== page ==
I was ten years old when the, then ‘Doomsday,’ now ‘Death of Superman,’ arc began, running through DC Comics in late 1992. At the time, I was an avid comics reader, and while familiar with the concept of death in comics – specifically of Jason Todd a few years earlier – the concept of killing Superman seemed nearly impossible to me. Having not read the complete storyline since it was coming out new, I was interested to see how this arc – perhaps the start of the modern age of comics – held up. Because we all know Superman died, I don’t think I need to tag this spoilers, but who knows.
Written by Dan Jurgens, Louise Simonson, Jerry Ordway, and Roger Stern
Illustrated by Dan Jurgens, Butch Guice, Dennis Janke, Tom Grummett, Jon Bogdanove, Denis Rodier, Brett Breeding, and Rick Burchett
The story that drew national media attention when DC Comics killed their greatest hero is collected here. When a hulking monster emerges from an underground resting place and begins a mindless rampage, the Justice League is quickly called in to stop the colossal force of nature. But it soon becomes apparent that only Superman can stand against the monstrosity that has been nicknamed Doomsday. Battling their way throughout America, the two fight to a standstill as they reach the heart of Metropolis. Going punch for punch, Superman finally ends the threat of Doomsday as he throws one last punch and collapses forever.
There has been a lot of criticism of this story over the past 25 years, and with good reason: reading it now, it is a string of missed opportunities and weird creative choices, all probably justifiable in the moment. This is an ‘event’ comic before the industry really figured out how to effectively do event comics, so you have things like the overarching mystery of the Justice League’s mysterious new member popping up in the middle of an even that is only using the Justice League to act as punching bags. Or, you get an opening issue that is only tangentially related to the event at all, and instead was wrapping up story beats from prior issues.
But I was surprised at how effective the whole thing felt also; Dan Jurgens and crew got a lot right about Superman in these pages, and present some pretty compelling arguments for why Superman is the greatest superhero of all time, without ever really coming out and saying that.
An overarching thought I had while reading this was an acknowledgment of just how much comics writing has changed in the ensuing 25 years. If you read older comics with any sort of frequency, that won’t be a huge shock to you, but holy cow did folks use thought bubbles a lot! I would say that a good 90% of Superman’s motivations across these 7 issues. He’s not just thinking “Oh shit, this guy is really tough!” but he’s laying out character motivation for the entire event. He’s almost comically responding to the reader at points, like when he hears Mitch (more on him later) call out for help, we hear Superman’s internal calculus of “well, these innocents need my help, but if I let Doomsday go, he could potentially kill millions!” Of course, this being 1992 and Dan Jurgens, it isn’t quite that succinct.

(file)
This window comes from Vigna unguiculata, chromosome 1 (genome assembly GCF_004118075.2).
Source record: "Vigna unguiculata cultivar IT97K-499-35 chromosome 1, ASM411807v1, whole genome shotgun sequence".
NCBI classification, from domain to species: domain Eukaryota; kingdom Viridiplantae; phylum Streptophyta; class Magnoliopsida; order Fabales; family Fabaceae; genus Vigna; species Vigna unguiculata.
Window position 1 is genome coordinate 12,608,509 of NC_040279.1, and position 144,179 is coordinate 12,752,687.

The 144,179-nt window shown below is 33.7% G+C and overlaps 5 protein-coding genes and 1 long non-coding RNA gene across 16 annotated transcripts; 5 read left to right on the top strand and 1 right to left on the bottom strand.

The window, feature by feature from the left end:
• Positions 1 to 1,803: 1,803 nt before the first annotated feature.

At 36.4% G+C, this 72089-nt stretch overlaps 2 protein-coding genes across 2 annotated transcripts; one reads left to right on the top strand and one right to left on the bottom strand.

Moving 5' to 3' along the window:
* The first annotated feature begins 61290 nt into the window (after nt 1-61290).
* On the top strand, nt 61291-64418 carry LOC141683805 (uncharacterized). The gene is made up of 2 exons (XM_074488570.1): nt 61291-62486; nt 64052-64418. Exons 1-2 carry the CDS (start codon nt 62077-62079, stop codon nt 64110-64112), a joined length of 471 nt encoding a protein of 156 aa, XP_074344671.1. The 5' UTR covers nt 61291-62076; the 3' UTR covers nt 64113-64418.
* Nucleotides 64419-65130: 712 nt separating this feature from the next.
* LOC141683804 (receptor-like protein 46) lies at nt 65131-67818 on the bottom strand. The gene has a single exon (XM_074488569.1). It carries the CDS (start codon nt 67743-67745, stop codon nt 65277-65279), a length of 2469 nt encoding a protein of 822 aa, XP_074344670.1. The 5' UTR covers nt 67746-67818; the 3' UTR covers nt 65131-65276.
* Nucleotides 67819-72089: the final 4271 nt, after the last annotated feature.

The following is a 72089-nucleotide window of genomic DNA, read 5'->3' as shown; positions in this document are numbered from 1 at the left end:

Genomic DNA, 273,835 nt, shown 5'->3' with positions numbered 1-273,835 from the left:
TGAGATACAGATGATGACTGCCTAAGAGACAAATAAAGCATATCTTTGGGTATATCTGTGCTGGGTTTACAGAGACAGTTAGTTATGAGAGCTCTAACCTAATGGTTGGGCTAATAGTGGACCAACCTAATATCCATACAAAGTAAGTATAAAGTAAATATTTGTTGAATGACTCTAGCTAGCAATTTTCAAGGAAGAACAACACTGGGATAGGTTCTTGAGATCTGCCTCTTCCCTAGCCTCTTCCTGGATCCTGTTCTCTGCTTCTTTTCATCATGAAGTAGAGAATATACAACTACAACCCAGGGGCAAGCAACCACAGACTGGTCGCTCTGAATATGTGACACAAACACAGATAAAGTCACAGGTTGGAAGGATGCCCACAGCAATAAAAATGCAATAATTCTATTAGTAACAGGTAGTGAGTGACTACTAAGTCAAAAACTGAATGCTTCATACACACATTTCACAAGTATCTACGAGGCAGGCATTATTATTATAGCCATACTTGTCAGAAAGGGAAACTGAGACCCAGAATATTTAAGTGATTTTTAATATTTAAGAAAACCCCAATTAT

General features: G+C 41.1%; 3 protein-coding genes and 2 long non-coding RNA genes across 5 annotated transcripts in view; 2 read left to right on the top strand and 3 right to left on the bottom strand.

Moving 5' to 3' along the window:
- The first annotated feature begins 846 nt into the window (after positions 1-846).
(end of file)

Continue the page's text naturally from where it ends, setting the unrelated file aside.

It is obviously impossible to imagine how this story would read without all the thought bubbles, but I can imagine it wouldn’t really change all that much in the grand scheme. They are useful for a number of reasons, but ultimately just slow down what should be a wall to wall slobberknocker of an event.
It is exactly its slockberknockicity that is the main flaw in the event, both then and now. Doomsday appears out of nowhere, with no motivations whatsoever, and tries to destroy whatever he runs into. The fact that he runs into Superman is almost accidental, and the fact that Metropolis is his final stop is because he sees a commercial for pro-wrestling in a LexMart. I’m not joking.
Superman’s rogues gallery is one of the most developed and beloved in all of comics, with some serious heavy hitters at their disposal. If Lex Luthor finally killed Superman, that would be a story for the ages. Ditto Brainiac, Bizarro, Metallo, hell, even Mr. Mytzlplk would have seemed like a longtime story coming to its logical, if not temporary, conclusion. I know that having Doomsday appear out of nowhere and be an unstoppable killing machine is an interesting twist on the role of a superhero; instead of being able to predict his assailant’s movements and motivations, Superman is forced into pure instinct.Continued below
I can see the appeal of that, especially at a time when DC was trying to shake up its line. No one would ever see this coming – except that it as advertised heavily beforehand. If, out of nowhere, this random killer struck, taking Superman out, that would be shocking. But as long as you are pre-selling the event – which DC did to an almost hilarious degree – it can’t be a surprise.
If Jurgens + co. used even 10% of the thought bubble space for establishing Superman’s frustration or confusion over his motivations, that would, too, have worked nicely. But that’s not the case here at all – sure, a few times Superman (or various telepaths) seem to reiterate that Doomsday is pure rage, but a little more space to the ‘why’ question would have been welcome.